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Indian Government’s Section 69A Orders Affect User and Intermediary Rights, Argues Twitter at Karnataka HC

Hearing continued in Twitter’s writ petition against some of the Indian government’s orders to block content and accounts

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Advancing the interpretation that the confidentiality requirement under Rule 16 of the Blocking Rules for Section 69A orders is all-pervasive for platforms and users may be unreasonable, orally observed Justice Krishna S. Dixit of the Karnataka High Court during proceedings in the Twitter-Centre standoff yesterday.

The single-Judge Bench was hearing Twitter’s challenge to 39 blocking orders by the Central government under Section 69A of the Information and Technology Act, 2000 (IT Act).

Justice Dixit was responding to Senior Advocate Ashok Haranhalli, who while delivering Twitter’s submissions, argued that the confidentiality shrouding Section 69A blocking order affects both user and platform rights. Without seeing the order, it is difficult to tell whether the procedure laid out in the Rules is being followed, noted Haranhalli. This affects Twitter’s intermediary rights to appear before an authority, as well as the user’s. It also affects users who are not informed of the blocking of their accounts, violating their free speech rights under Article 19.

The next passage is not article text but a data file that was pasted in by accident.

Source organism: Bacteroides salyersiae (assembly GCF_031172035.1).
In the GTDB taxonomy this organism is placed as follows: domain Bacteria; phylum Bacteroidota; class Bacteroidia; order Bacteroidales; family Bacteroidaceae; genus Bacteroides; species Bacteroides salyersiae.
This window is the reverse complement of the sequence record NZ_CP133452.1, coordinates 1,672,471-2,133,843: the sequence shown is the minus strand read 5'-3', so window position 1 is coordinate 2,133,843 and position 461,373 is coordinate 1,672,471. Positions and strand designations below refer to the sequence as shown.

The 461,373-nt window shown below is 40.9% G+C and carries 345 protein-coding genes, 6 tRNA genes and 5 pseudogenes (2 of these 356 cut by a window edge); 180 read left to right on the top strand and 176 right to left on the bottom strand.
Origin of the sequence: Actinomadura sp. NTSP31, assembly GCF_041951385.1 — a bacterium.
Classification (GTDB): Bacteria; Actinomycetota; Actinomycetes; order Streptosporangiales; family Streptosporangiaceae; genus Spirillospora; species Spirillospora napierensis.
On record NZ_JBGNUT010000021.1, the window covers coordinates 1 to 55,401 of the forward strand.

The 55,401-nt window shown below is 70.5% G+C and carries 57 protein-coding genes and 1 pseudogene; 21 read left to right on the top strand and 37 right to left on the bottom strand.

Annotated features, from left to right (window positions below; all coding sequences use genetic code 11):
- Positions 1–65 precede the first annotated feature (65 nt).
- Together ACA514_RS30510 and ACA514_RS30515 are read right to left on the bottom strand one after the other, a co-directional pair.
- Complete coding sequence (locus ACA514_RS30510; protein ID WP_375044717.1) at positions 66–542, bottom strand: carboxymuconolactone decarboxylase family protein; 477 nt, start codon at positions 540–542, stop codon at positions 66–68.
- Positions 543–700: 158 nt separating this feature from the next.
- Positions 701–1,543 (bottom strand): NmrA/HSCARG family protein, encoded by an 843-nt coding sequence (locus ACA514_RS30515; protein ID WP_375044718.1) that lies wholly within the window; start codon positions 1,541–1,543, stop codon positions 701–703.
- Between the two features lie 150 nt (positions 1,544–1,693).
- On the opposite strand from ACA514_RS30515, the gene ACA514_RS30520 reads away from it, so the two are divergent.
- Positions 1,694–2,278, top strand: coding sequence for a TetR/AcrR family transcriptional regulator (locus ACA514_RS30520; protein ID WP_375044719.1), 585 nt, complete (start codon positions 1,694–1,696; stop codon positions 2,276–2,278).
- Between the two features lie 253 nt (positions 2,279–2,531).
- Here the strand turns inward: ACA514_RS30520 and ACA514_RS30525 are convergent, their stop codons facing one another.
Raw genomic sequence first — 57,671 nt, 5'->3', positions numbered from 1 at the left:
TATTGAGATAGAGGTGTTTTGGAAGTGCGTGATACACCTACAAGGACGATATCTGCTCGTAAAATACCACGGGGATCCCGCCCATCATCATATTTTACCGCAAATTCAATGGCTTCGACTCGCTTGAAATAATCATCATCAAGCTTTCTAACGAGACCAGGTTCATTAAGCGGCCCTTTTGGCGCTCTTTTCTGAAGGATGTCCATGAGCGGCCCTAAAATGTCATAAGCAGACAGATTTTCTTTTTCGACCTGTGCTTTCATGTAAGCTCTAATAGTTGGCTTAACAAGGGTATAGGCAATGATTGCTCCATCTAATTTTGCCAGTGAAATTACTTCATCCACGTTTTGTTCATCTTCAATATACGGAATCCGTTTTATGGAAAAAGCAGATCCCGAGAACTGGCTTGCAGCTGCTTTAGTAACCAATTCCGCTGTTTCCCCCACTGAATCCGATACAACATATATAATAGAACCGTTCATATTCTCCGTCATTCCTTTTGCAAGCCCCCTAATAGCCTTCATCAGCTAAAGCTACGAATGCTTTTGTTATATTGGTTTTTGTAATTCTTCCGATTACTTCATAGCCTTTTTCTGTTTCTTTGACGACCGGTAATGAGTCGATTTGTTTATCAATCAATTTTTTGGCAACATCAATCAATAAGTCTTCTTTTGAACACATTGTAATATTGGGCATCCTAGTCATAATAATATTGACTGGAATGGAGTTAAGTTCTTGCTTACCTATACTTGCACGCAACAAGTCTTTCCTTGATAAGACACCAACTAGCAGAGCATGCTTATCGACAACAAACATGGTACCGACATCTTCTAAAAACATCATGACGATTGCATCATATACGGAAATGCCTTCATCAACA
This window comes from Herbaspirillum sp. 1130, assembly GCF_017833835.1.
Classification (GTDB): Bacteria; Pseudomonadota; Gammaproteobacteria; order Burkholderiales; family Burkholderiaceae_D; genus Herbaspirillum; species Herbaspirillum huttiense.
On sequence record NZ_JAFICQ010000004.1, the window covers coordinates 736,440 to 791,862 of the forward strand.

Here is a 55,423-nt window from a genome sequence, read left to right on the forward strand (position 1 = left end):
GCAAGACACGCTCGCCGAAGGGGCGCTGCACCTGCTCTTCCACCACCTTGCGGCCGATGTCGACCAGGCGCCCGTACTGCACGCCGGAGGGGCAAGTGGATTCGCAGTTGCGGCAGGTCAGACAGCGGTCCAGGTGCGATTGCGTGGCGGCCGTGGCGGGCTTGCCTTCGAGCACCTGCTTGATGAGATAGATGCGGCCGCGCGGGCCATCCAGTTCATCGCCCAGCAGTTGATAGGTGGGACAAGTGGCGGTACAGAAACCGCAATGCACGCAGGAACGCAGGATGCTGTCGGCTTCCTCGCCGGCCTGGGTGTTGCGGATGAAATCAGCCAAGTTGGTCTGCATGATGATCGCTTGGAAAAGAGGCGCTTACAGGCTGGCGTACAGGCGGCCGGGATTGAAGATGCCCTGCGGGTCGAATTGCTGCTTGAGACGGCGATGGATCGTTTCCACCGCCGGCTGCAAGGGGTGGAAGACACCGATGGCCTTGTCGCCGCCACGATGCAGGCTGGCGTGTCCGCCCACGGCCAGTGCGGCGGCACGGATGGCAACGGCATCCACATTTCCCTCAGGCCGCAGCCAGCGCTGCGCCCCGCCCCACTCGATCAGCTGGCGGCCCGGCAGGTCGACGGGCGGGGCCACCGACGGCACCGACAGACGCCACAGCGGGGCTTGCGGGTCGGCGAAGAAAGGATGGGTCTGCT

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Leaning on the Supreme Court’s upholding of Section 69A in Shreya Singhal v Union of India (2015), Haranhalli stressed that while the orders should not be disclosed to third parties, they should be made available to the platform and affected users.